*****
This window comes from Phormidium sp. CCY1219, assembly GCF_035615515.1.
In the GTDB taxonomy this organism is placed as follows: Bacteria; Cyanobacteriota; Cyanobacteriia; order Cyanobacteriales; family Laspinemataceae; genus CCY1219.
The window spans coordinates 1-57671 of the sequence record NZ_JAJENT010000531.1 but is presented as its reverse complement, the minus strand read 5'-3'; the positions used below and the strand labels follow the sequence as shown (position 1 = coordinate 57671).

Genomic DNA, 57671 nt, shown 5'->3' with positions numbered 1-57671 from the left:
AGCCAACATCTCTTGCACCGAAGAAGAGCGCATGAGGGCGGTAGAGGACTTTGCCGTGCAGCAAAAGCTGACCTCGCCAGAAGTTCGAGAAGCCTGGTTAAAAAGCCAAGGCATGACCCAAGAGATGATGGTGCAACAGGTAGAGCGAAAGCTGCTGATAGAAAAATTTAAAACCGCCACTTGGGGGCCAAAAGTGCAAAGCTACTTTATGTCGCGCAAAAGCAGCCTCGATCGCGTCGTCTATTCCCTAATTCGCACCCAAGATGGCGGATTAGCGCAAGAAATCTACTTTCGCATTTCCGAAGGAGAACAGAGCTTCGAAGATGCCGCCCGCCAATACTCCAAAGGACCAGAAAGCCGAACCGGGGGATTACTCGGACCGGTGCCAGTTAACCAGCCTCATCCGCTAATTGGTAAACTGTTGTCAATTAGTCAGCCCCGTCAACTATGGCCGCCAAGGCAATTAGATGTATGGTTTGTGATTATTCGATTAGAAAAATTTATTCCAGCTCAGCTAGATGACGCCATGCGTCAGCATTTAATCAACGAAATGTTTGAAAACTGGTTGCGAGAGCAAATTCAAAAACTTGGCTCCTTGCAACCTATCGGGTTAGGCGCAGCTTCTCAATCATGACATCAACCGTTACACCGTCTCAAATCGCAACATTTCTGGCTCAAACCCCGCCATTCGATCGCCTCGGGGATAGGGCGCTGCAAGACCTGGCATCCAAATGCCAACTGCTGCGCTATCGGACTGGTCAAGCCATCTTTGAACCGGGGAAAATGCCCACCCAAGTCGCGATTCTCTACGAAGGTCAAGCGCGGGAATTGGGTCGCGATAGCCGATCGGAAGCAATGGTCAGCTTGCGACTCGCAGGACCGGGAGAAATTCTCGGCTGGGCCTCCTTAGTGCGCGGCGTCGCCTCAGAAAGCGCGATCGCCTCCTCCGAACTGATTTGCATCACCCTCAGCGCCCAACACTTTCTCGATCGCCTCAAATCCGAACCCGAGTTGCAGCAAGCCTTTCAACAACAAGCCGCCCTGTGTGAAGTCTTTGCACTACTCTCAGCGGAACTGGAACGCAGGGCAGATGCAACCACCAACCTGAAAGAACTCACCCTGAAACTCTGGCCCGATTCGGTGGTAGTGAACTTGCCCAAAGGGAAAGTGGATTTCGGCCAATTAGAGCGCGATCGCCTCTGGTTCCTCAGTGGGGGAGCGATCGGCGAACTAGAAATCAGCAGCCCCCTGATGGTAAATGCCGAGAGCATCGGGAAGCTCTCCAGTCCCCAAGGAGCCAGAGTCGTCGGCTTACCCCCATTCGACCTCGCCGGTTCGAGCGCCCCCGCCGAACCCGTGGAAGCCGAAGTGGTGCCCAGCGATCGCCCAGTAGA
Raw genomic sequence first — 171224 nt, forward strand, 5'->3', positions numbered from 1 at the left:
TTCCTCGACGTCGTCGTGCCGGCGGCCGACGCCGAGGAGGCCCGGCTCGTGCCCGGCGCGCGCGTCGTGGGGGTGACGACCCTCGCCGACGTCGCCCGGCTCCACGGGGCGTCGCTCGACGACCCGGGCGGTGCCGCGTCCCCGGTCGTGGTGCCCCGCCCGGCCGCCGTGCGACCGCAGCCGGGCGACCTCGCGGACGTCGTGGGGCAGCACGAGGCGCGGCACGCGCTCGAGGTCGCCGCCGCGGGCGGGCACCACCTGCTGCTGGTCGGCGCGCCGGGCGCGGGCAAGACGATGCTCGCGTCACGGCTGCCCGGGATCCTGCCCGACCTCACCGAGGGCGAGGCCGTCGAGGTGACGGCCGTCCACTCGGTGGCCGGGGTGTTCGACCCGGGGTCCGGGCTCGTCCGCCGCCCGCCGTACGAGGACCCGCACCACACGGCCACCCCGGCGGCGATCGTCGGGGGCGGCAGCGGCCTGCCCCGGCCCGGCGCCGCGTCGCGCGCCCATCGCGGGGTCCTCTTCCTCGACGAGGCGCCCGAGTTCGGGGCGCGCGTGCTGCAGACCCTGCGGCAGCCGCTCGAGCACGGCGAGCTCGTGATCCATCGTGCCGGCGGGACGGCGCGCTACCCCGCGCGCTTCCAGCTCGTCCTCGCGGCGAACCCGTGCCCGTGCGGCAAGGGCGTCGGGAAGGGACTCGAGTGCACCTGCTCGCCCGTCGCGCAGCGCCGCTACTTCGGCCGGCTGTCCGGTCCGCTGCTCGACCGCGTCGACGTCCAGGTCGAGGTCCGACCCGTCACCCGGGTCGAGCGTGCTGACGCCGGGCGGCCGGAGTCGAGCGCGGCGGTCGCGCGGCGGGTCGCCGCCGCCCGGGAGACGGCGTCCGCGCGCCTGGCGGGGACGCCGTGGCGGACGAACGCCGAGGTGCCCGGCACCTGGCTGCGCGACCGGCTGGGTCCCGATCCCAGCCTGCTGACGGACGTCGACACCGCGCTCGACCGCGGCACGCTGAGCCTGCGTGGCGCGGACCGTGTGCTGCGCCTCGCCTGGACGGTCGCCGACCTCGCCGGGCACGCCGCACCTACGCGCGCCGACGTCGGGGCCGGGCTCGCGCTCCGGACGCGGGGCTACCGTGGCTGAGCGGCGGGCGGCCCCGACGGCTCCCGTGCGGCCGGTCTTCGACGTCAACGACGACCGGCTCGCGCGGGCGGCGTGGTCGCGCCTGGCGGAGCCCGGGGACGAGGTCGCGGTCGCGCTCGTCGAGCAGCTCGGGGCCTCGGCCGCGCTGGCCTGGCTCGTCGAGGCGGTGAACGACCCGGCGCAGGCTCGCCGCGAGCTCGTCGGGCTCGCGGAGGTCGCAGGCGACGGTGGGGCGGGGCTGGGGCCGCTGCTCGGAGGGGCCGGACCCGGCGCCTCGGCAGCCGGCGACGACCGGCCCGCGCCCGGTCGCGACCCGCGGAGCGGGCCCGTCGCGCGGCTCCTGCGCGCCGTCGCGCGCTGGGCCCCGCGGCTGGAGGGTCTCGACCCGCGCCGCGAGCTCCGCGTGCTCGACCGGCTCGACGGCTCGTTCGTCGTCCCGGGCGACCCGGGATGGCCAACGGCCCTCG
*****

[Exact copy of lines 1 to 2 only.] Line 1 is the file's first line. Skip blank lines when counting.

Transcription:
This window comes from Phormidium sp. CCY1219, assembly GCF_035615515.1.
In the GTDB taxonomy this organism is placed as follows: Bacteria; Cyanobacteriota; Cyanobacteriia; order Cyanobacteriales; family Laspinemataceae; genus CCY1219.